Change Mail’s reply message font
Someone asked about scripting Mail so that they could easily change the font when they replied to an email.
I asked for a million dollars.
I’d almost rather script a non-scriptable application than try to script Mail. Mail is scriptable, but it’s generally a pain in the rear to do so. What should be easy to automate using scripts in Mail, usually isn’t. I plan to write a long, haranguing diatribe someday about how much Mail sucks rocks and how Apple has foisted such a buggy piece-of-blank upon us. I’d like to suggest that instead of taking that huge cash surplus they’ve generated and giving it back to shareholders, they take that money and bring iCal and Mail into the 20th century. I’ve already abandoned iCal in favor of BusyCal and tried to abandon Mail in favor of Outlook for Mac. (The only thing worse than Mail is Outlook for Mac. I didn’t think that was possible, but Microsoft has done it, and done it well.)
I spent some time trying to work out the most elegant way of creating something that the person requesting the script could use. I had to forego elegant for tacky. The person was using 10.6 (Snow Leopard), and this script works on 10.6. It does not work on Lion, but I think it’s probably easily adapted to work on Lion if needed: change_email_font_to_verdana.scptd
Basically, the script assumes that Mail is running and that the frontmost window is the reply message and that you haven’t moved the cursor since pressing
command-r or clicking the
reply button. Trying to have Mail choose a font via GUI scripting was a complete pain. Instead, I opted for creating a style, which Mail would select and apply to the text in the content section of the open and frontmost reply message window. When the script is run, it searches for the style. If the style doesn’t exist, the script creates it using TextEdit.
The person who requested the script wanted 12 point Verdana, so that’s what the script is set up to use, but if your preferences are different, it’s fairly easy to change the script so that it works for you. Note that the script is actually a script bundle (.scptd), meaning that the script file is actually a folder dressed up like a file. Script bundles make it easy to add items to a script, keeping everything together. Script bundles can hold things like sounds, pictures, icons, and other resources within a script. Our script bundle holds a TextEdit file containing the text whose style we want to copy. By changing the style of the text in the TextEdit file, we can change the text that Mail applies to our reply messages.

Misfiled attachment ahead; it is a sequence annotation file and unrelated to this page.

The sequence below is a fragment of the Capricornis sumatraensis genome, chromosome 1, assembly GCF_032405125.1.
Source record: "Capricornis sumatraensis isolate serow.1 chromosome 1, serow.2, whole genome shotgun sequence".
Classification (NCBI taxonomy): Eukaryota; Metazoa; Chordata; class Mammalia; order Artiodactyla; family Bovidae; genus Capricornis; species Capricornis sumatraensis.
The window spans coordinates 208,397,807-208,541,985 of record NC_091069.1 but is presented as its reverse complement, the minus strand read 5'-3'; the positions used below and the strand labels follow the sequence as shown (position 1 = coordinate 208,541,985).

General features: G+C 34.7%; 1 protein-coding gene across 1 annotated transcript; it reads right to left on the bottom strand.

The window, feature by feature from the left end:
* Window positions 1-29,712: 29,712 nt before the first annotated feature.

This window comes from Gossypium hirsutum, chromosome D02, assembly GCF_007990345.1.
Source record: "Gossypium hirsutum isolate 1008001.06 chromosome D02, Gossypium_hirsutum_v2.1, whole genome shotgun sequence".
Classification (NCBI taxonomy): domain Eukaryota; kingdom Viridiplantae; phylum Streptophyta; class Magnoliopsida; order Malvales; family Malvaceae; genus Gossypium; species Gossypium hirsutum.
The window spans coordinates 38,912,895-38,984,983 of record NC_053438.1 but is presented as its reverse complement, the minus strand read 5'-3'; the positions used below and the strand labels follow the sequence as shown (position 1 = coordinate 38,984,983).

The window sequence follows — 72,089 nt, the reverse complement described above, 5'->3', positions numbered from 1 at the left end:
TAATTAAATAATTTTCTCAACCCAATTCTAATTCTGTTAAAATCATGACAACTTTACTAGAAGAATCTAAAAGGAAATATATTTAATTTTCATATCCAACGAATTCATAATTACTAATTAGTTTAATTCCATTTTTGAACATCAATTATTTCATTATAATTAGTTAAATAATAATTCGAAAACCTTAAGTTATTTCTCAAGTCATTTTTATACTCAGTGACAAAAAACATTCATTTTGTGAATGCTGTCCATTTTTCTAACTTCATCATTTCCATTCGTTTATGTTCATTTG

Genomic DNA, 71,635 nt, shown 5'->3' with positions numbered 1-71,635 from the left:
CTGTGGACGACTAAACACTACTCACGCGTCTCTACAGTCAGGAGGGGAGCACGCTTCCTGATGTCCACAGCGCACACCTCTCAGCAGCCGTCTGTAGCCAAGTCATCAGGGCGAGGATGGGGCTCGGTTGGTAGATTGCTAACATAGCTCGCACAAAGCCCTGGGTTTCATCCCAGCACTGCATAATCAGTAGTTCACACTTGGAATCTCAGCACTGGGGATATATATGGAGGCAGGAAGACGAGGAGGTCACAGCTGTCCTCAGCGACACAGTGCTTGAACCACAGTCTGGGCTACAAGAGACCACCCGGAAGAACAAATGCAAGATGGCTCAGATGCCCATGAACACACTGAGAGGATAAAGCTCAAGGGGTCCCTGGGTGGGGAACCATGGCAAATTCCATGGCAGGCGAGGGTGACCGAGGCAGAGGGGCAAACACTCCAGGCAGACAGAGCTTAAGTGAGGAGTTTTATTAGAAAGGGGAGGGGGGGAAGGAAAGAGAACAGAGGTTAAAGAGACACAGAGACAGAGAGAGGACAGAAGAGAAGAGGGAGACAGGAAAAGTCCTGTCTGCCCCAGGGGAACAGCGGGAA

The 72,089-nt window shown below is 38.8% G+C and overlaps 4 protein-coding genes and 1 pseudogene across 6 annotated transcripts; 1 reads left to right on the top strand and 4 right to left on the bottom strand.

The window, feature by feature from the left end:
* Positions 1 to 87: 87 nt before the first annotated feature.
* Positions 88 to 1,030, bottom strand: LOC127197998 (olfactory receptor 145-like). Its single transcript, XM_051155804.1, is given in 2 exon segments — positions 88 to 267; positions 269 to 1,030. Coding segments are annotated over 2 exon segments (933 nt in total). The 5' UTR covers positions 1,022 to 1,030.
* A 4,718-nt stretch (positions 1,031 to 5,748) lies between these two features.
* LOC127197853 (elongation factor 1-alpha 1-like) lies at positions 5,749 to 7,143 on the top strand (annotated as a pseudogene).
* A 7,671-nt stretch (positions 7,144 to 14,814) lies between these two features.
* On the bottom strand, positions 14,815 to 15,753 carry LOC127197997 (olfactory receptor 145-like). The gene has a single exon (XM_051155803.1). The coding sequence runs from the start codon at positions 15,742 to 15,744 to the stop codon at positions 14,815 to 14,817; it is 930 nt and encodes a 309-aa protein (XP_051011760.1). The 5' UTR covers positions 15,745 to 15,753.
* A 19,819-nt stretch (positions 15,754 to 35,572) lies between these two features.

To change the text from Verdana 12 to Sabon 14, for example, control-click on the script bundle. As seen in the image, a contextual menu will appear. Select
Show Package Contents to open the script bundle.
In the image here, contents appear in expanded list, and the
sample text.rtf file is selected. Once you’ve navigated to the sample text file, open it.
It’s a TextEdit document and it contains the words
sample text in 12-pt Verdana. When you run the script, the script copies this text, creating and saving a style using the font of the sample text.
Press command-a to select all, then change the font, choosing the attributes you want. In the example shown, I’ve chosen 14-pt Sabon. After making the changes, save and close the document. Now, when you run the script, the font attributes you’ve selected will be used.
Update: It’s probably going to get really annoying pretty quickly if you have to type
command-r, so run the script using Quicksilver, FastScripts or something similar. I’ve been recently introduced to the wonders of Keyboard Maestro by Eugene Gordin of Simply Apple and I think Keyboard Maestro’s ability to intercept keystrokes for a specific application would serve perfectly here. Using Keyboard Maestro, you could set up
command-r in Mail so that instead of getting just a reply window, you would get a reply window and the script would run.
Update: Of course, I would find out after sweating through creating a script that other solutions already exist: Message Font and Universal Mailer. I haven’t tested these plug-ins using Snow Leopard. I have tried Universal Mailer on Lion and it didn’t work. The Universal Mailer FAQ states that other Mail plug-ins can interfere with Universal Mailer, which may have been the problem.